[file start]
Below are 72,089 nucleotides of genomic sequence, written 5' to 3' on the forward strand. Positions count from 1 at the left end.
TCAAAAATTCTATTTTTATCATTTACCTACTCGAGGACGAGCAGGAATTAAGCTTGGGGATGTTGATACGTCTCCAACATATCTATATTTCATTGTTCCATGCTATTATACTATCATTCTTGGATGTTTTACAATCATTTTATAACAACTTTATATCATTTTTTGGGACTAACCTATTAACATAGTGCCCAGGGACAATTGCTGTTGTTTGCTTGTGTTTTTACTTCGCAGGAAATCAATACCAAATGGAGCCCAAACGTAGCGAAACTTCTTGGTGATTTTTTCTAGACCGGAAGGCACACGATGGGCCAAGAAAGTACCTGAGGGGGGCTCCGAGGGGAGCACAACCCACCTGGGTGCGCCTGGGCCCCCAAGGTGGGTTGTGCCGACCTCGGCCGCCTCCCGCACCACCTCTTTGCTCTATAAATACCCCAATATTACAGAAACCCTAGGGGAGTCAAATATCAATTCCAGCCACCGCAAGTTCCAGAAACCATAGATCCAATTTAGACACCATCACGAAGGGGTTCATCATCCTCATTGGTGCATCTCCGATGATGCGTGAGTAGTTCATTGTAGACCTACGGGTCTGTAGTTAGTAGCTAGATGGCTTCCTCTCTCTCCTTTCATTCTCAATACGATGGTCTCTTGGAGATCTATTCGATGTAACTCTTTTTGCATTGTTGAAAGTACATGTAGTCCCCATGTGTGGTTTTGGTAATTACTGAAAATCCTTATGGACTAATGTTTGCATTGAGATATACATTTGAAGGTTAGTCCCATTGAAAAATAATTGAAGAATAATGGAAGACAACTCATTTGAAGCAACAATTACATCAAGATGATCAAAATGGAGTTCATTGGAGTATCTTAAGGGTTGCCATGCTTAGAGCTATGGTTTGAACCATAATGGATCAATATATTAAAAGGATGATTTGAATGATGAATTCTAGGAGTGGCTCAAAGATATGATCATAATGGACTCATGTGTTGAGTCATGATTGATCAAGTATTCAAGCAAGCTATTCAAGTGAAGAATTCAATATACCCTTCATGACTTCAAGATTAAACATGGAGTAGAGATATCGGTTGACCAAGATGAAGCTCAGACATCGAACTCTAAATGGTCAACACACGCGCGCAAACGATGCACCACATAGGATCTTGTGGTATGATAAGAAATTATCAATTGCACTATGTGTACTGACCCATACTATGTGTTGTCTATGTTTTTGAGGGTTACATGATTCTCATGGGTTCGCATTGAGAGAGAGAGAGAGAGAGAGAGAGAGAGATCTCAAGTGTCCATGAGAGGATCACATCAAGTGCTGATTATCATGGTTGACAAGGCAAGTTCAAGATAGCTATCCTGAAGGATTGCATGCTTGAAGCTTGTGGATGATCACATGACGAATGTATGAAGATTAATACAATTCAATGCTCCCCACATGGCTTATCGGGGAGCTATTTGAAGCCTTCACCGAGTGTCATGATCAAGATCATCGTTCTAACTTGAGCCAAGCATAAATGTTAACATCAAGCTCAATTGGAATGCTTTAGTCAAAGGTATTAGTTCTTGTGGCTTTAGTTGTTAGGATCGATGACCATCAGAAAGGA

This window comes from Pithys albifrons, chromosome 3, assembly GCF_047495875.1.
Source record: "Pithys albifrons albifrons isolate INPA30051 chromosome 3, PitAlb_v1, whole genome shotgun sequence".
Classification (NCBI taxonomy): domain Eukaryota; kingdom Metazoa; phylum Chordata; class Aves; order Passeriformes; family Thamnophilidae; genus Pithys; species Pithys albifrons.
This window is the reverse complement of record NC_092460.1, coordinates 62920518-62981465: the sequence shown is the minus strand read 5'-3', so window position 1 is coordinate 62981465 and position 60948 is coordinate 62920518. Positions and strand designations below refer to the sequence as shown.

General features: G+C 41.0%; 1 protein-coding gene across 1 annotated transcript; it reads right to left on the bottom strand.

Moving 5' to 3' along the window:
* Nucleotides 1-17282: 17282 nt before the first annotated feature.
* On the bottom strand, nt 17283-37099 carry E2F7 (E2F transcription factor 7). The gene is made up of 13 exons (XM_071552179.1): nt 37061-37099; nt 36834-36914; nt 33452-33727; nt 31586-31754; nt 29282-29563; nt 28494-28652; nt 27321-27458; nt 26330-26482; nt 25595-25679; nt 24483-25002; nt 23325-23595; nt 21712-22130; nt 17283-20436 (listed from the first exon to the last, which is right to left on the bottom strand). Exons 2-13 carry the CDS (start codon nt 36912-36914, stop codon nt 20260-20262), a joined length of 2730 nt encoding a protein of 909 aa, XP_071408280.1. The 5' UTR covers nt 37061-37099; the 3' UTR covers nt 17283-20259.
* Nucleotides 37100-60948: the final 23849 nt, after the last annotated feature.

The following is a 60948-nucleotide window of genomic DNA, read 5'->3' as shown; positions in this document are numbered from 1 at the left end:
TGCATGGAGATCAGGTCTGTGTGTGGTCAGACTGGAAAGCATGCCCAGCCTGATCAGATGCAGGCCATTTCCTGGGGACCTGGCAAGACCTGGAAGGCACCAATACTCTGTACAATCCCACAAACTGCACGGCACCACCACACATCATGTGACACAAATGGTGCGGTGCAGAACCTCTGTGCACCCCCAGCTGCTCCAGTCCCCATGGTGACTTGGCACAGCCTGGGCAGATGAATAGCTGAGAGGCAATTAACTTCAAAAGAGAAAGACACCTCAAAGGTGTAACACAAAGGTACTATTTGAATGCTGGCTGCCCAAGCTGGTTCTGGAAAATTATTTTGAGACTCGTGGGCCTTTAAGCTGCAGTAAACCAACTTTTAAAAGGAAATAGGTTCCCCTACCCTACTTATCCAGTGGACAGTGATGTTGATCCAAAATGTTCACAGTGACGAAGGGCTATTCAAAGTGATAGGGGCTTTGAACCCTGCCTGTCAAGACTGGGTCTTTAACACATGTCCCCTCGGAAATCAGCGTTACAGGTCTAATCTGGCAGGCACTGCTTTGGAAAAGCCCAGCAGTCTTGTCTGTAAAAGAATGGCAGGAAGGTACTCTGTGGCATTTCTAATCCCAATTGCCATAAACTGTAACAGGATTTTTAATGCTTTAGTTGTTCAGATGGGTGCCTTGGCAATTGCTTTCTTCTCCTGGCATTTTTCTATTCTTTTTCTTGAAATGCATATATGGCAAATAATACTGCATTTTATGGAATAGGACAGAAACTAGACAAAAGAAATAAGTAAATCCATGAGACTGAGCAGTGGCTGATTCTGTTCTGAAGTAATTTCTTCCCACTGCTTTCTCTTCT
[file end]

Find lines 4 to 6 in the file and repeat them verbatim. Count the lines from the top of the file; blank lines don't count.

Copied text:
Source record: "Pithys albifrons albifrons isolate INPA30051 chromosome 3, PitAlb_v1, whole genome shotgun sequence".
Classification (NCBI taxonomy): domain Eukaryota; kingdom Metazoa; phylum Chordata; class Aves; order Passeriformes; family Thamnophilidae; genus Pithys; species Pithys albifrons.
This window is the reverse complement of record NC_092460.1, coordinates 62920518-62981465: the sequence shown is the minus strand read 5'-3', so window position 1 is coordinate 62981465 and position 60948 is coordinate 62920518. Positions and strand designations below refer to the sequence as shown.